"This is the last year the Indians are going to play in this stadium," Rich Warczynski of Perry Hall says solemnly. He and friends Vince Mazzuca, Mark Ruley and Ben Jackson also paid their respect to another sacred guy landmark, the Football Hall of Fame in nearby Canton.
While they rented a car and stayed at the $115-a-night Radisson Plaza, you really could do this trip on the cheap: Softball pals Randy Weidner, Bill Oler and Mike Urbane got the $19 fares, split a $39-a-night motel room near the airport and relied on public transit and ballpark food. (Mike was hoping to catch the eye of the Home Team Sports cameras filming the game to pop a very important question to someone back home. He failed, so we offered The Sun as consolation: "Sharon Gardner, will you marry me?")
If your sport is marathon shopping, you'll want to make a Cleveland pilgrimage, too.
In fact, "We have a Barneys" is what the first local we met told us. Mary James, a volunteer at the airport's visitor information center, tipped us off to the shop-o-rama possibilities.
Barneys, the chic New York store that makes us sing the "I love you . . ." song, has an outpost here at The Avenue mall at Tower City, a former train station renovated into a rather awesome complex of stores, restaurants, movie theaters and offices. The rapid transit will take you there from the airport in about 30 minutes.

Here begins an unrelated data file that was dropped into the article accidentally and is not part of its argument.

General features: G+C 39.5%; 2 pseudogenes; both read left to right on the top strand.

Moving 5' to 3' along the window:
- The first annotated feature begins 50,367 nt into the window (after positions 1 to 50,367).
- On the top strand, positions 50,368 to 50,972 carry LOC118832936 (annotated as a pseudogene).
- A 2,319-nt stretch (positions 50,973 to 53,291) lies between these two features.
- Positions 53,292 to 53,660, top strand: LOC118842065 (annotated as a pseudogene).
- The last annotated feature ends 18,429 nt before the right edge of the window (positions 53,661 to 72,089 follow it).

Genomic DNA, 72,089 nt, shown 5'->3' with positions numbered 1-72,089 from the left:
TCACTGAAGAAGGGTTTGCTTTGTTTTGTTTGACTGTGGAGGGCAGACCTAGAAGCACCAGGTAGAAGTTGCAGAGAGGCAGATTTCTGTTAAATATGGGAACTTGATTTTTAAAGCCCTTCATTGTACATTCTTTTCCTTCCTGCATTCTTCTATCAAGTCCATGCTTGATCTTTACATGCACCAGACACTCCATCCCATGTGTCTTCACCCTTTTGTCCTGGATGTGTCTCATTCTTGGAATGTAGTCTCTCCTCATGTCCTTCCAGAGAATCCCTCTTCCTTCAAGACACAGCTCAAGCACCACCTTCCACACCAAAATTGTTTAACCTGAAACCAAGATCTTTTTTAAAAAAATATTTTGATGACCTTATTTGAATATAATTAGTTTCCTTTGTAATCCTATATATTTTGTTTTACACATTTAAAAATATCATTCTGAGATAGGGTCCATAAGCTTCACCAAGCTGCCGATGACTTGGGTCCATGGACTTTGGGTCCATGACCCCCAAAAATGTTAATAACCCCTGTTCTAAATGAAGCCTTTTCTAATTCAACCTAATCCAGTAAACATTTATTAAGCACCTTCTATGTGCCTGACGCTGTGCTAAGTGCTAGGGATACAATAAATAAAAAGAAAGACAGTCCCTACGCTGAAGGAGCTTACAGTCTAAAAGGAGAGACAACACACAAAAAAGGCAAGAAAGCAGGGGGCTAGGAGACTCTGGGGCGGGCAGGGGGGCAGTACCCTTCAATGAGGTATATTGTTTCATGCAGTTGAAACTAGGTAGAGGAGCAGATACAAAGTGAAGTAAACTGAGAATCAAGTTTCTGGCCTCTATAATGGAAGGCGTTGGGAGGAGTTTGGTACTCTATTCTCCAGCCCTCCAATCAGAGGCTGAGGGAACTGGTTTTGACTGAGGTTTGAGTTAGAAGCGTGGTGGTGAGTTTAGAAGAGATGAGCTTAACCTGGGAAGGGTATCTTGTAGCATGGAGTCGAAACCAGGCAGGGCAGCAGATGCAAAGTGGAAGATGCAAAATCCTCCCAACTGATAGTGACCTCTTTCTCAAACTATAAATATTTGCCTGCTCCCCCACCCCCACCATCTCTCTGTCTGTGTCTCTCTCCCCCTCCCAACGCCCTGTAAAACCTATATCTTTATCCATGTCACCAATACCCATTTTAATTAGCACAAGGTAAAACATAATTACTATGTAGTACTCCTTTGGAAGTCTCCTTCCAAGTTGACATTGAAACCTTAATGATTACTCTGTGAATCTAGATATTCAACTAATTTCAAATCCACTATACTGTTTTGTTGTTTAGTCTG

And just blocks away are the Galleria, much like our Gallery at Harborplace, and the Arcade, a stunning 103-year old building with a five-story atrium of ornamental ironwork.
Which is why, "whenever the women come along with you to Cleveland, you have to go shopping," notes the aforementioned Norman Burns.
We also tried to visit the Rock and Roll Hall of Fame and Museum -- they've been inducting rock stars since 1986, after all.
"People call us to ask what our hours are," says a rueful Bruce Conforth, a curator. "It must be one of the best-known uncompleted projects in the world."
They did break ground in June on North Coast Harbor for the futuristic-looking building by the famed I.M. Pei, but it won't actually open until 1995.
In the meantime, the hall is displaying some of its collection at the Western Reserve Historical Society, one of the museums concentrated in the University Circle district about a 15-minute drive from downtown.
Other exhibits at the museum, housed in two splendid Italian Renaissance-style mansions, were great too -- loved the costume wing, especially the pink cashmere Givenchy ensemble that Audrey Hepburn wore to marry Dr. Andrea Dotti, and the really neat exhibit commemorating the Cleveland Rocket Society the 1930s, a forward-thinking, seemingly Buck Rogers-inspired group.)
Except for that, we kept pretty busy exploring all the different downtown districts. Really liked the warehouse district, which has been renovated into lofts and tres yup restaurants.